It’s tough times in print media and I bet the editor of Zoo magazine thought he was on a winner with this Anzac Day commemorative issue …
I can imagine his glee as he signed off on the issue: hot chick on the cover wearing a bikini, brandishing red poppy and giving a provocative interview saying: “I do like guys in uniform. They’re bad arses, they have guns and they’re really fit and well built.”
I bet he was giddy with expectation about the circulation “uplift” that would follow. Instead I reckon he’s feeling pretty ill right now. Well, I hope he is …
Because not only has the appallingly inappropriate cover been universally condemned, but the magazine may be faced with fines of up to $50,000 for misusing the Anzac name.
I was horrified when I spotted the image after it was shared in my Facebook feed. And I’m not alone.
Commenters quickly posted their disgust with remarks such as “Do not buy it. Gross injustice to our fallen” and “Sweet merciful jesus what idiotic editorial director possibly thought this was a good idea.”
It’s easy enough to imagine how it happened. Staff sat in an ideas meeting and thought “how can we incorporate hot chicks and the Anzac centenary?” Simple – and stupid – as that.
But blerg, BIG MISTAKE.
The mag has since been forced to remove all “offending” images of the bikini-clad model, Erin Pash, and her poppy, according to the Department of Veterans’ Affairs. The word ‘Anzac’ is protected by federal legislation and cannot be used for commercial purposes without the express permission of the DVA.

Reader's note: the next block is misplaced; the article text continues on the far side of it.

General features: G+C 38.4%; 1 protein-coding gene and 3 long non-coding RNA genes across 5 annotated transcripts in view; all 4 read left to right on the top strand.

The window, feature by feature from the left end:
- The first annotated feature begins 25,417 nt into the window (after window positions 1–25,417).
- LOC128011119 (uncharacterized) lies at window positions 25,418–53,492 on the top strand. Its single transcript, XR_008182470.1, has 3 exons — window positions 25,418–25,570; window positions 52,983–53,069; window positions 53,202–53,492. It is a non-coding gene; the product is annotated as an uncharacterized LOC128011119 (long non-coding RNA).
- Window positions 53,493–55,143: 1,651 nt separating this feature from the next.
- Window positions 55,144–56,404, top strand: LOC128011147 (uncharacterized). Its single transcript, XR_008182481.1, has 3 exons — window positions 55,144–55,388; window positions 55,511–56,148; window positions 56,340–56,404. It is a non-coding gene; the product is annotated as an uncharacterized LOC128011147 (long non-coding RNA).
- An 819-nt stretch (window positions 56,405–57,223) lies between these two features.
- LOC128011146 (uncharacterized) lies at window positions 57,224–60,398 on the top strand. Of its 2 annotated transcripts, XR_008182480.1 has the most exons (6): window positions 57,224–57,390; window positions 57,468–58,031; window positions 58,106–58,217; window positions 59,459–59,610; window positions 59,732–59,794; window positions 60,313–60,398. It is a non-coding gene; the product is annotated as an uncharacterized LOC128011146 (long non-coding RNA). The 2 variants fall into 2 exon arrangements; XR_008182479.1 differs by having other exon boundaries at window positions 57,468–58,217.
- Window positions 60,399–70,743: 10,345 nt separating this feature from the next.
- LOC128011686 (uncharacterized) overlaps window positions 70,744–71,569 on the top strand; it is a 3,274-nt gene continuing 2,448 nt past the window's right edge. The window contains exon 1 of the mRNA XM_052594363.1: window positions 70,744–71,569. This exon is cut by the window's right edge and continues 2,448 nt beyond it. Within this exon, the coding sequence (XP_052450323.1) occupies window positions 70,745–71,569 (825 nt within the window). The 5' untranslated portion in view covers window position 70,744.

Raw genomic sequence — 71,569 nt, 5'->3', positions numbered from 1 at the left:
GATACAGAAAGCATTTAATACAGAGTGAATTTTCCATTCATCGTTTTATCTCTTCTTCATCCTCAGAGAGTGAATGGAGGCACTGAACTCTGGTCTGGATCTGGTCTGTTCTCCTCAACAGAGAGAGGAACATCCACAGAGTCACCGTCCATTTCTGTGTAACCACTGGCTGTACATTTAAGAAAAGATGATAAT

While the mag was careful not to mention the word Anzac on its cover, it promoted the issue on Facebook as “the Anzac commemorative issue.”
The DVA has been advised that ZOO had removed “all offending content” and the image of the bikini model and the poppy no longer features on the magazine’s Facebook page.
Seems a bit vague to me. Does that mean the awful cover is still on sale, but promotional material mentioning the word “Anzac” has been removed? I suspect the publishers have found some loophole to keep it on sale, because the alternative would be financially disasterous.
On the positive side of Anzac Day and Facebook, I’ve been moved to see so many photographs of families and friends attending Dawn Services, including this shot taken by my dear friend Glen …
The Household stayed in bed because their matriarch is still ill. I thought I was finally on the mend – more than two weeks after first getting crook – so I went to the gym yesterday. The instructor told me to leave when it looked like I was going to lose my breakfast all over my gym mat.
The rest of yesterday passed in a ghastly, exhausted, nauseous haze … And then we celebrated my Mum’s birthday at my sister’s place, with me in charge of the fixings. (I went the Mexican route again with chorizo dip and slow-roasted, pulled pork tacos. Recipes to follow soon when my stomach stops see-sawing.)
I was shattered afterwards and crawled into bed at the same time as the nine-year-old, feeling ultra sorry for myself.
I’ll be taking it very easy this weekend.
But I take my hat off to everyone who has gone out of their way to be part of the Anzac centenary.
That’s the way to honour the day, not with a scantily clad model.
Did you attend the Dawn Service?